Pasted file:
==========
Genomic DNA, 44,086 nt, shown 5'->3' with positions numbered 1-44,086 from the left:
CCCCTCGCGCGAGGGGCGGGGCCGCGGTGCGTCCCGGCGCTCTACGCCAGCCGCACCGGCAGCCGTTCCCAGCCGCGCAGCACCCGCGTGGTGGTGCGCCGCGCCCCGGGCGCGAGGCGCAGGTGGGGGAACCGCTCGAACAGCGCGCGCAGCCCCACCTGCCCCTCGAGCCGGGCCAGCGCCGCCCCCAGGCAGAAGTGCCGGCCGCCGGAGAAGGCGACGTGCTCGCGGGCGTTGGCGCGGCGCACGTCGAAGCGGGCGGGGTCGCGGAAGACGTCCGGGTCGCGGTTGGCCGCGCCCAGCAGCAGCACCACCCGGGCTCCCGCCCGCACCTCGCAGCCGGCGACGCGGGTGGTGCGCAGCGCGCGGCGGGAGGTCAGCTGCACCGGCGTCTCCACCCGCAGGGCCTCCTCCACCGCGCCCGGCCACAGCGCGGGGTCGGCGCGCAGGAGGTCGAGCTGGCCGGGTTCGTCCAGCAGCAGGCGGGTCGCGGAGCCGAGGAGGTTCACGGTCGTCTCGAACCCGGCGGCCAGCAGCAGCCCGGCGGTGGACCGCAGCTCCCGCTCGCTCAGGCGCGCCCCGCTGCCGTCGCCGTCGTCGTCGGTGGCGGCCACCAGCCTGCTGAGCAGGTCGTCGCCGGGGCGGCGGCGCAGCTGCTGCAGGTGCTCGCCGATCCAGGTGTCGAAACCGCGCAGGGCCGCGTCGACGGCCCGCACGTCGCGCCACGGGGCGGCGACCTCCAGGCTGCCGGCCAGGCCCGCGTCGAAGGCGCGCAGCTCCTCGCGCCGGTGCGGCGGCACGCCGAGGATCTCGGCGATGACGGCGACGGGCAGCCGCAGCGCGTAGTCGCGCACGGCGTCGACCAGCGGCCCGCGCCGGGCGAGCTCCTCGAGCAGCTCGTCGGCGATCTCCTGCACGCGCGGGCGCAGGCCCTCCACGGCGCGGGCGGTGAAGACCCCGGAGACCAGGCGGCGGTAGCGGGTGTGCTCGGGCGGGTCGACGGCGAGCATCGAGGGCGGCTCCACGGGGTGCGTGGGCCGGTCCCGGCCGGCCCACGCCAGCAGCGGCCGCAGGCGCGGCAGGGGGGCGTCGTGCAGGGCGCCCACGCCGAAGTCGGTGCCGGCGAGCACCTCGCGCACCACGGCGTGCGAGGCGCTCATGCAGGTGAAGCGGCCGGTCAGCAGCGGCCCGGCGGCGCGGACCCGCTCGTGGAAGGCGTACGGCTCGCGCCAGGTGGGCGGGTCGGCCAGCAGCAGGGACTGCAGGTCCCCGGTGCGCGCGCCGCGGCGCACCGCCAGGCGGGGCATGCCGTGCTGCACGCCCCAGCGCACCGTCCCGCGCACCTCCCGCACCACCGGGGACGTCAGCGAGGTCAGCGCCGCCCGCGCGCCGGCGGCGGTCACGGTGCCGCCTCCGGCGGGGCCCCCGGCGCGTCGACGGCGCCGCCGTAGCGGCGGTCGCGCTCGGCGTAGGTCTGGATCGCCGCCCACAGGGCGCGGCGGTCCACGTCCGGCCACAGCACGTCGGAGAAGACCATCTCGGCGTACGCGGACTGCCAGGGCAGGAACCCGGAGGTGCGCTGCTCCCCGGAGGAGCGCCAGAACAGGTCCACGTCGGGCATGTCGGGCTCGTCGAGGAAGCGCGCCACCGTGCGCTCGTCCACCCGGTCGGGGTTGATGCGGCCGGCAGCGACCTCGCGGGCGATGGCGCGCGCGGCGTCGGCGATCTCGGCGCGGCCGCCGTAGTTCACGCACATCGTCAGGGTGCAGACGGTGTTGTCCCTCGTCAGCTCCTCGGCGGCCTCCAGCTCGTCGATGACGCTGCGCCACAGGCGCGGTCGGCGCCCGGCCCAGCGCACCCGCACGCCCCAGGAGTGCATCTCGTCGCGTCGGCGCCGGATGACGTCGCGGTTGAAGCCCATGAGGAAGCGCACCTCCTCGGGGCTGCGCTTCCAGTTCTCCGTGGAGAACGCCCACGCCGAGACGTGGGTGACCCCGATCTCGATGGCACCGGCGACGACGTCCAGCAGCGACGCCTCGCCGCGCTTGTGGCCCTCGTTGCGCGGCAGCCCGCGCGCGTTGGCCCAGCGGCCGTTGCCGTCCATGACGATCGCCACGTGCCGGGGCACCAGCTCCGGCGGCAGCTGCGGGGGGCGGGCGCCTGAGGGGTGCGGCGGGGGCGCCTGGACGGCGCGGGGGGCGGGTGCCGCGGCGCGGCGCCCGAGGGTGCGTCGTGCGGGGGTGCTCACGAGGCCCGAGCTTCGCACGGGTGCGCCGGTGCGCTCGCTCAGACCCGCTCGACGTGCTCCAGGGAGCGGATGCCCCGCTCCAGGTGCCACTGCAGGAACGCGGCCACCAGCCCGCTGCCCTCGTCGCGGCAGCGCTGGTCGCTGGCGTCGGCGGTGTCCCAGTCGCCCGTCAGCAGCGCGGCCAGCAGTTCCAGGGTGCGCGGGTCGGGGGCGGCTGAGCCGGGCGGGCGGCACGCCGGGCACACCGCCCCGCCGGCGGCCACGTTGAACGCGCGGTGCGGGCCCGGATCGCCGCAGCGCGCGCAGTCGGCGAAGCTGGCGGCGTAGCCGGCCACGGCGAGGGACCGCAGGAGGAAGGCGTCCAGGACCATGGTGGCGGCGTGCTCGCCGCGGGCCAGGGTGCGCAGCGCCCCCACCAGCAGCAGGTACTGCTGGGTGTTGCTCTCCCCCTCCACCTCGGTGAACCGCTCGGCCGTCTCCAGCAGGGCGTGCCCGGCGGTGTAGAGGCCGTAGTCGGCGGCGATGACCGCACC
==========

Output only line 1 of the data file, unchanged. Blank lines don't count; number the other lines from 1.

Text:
Genomic DNA, 44,086 nt, shown 5'->3' with positions numbered 1-44,086 from the left: